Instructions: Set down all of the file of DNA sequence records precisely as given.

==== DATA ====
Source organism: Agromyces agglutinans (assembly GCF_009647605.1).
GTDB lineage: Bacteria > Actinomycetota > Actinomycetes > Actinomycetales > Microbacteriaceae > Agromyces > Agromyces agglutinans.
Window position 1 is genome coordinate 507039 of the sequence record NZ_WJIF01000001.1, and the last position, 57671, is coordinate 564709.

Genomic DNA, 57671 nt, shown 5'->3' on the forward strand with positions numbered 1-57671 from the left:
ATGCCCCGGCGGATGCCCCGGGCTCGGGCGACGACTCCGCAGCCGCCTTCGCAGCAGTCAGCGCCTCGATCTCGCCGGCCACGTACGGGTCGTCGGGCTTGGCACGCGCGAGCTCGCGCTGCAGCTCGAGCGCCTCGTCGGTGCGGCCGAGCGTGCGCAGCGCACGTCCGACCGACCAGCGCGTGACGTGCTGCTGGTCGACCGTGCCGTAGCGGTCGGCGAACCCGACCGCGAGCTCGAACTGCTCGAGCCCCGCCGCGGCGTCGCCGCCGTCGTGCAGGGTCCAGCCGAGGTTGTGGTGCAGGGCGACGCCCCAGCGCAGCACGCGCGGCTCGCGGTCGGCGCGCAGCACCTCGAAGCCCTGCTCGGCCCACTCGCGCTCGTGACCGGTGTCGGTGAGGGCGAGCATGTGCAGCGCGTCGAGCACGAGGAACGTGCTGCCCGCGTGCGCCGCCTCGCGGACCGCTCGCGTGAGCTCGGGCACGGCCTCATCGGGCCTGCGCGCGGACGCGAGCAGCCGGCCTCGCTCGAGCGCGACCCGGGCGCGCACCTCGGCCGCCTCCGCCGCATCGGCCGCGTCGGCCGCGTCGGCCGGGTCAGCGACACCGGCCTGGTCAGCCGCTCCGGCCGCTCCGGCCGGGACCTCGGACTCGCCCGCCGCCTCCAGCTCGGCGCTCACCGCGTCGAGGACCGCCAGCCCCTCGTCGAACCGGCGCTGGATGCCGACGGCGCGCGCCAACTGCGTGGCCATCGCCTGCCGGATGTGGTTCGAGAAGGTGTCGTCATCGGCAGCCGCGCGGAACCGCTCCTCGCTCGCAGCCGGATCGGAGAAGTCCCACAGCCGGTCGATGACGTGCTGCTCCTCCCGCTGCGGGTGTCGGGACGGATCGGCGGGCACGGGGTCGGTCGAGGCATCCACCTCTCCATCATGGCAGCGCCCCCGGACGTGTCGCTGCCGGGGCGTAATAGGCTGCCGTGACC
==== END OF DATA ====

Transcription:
Source organism: Agromyces agglutinans (assembly GCF_009647605.1).
GTDB lineage: Bacteria > Actinomycetota > Actinomycetes > Actinomycetales > Microbacteriaceae > Agromyces > Agromyces agglutinans.
Window position 1 is genome coordinate 507039 of the sequence record NZ_WJIF01000001.1, and the last position, 57671, is coordinate 564709.

Genomic DNA, 57671 nt, shown 5'->3' on the forward strand with positions numbered 1-57671 from the left:
ATGCCCCGGCGGATGCCCCGGGCTCGGGCGACGACTCCGCAGCCGCCTTCGCAGCAGTCAGCGCCTCGATCTCGCCGGCCACGTACGGGTCGTCGGGCTTGGCACGCGCGAGCTCGCGCTGCAGCTCGAGCGCCTCGTCGGTGCGGCCGAGCGTGCGCAGCGCACGTCCGACCGACCAGCGCGTGACGTGCTGCTGGTCGACCGTGCCGTAGCGGTCGGCGAACCCGACCGCGAGCTCGAACTGCTCGAGCCCCGCCGCGGCGTCGCCGCCGTCGTGCAGGGTCCAGCCGAGGTTGTGGTGCAGGGCGACGCCCCAGCGCAGCACGCGCGGCTCGCGGTCGGCGCGCAGCACCTCGAAGCCCTGCTCGGCCCACTCGCGCTCGTGACCGGTGTCGGTGAGGGCGAGCATGTGCAGCGCGTCGAGCACGAGGAACGTGCTGCCCGCGTGCGCCGCCTCGCGGACCGCTCGCGTGAGCTCGGGCACGGCCTCATCGGGCCTGCGCGCGGACGCGAGCAGCCGGCCTCGCTCGAGCGCGACCCGGGCGCGCACCTCGGCCGCCTCCGCCGCATCGGCCGCGTCGGCCGCGTCGGCCGGGTCAGCGACACCGGCCTGGTCAGCCGCTCCGGCCGCTCCGGCCGGGACCTCGGACTCGCCCGCCGCCTCCAGCTCGGCGCTCACCGCGTCGAGGACCGCCAGCCCCTCGTCGAACCGGCGCTGGATGCCGACGGCGCGCGCCAACTGCGTGGCCATCGCCTGCCGGATGTGGTTCGAGAAGGTGTCGTCATCGGCAGCCGCGCGGAACCGCTCCTCGCTCGCAGCCGGATCGGAGAAGTCCCACAGCCGGTCGATGACGTGCTGCTCCTCCCGCTGCGGGTGTCGGGACGGATCGGCGGGCACGGGGTCGGTCGAGGCATCCACCTCTCCATCATGGCAGCGCCCCCGGACGTGTCGCTGCCGGGGCGTAATAGGCTGCCGTGACC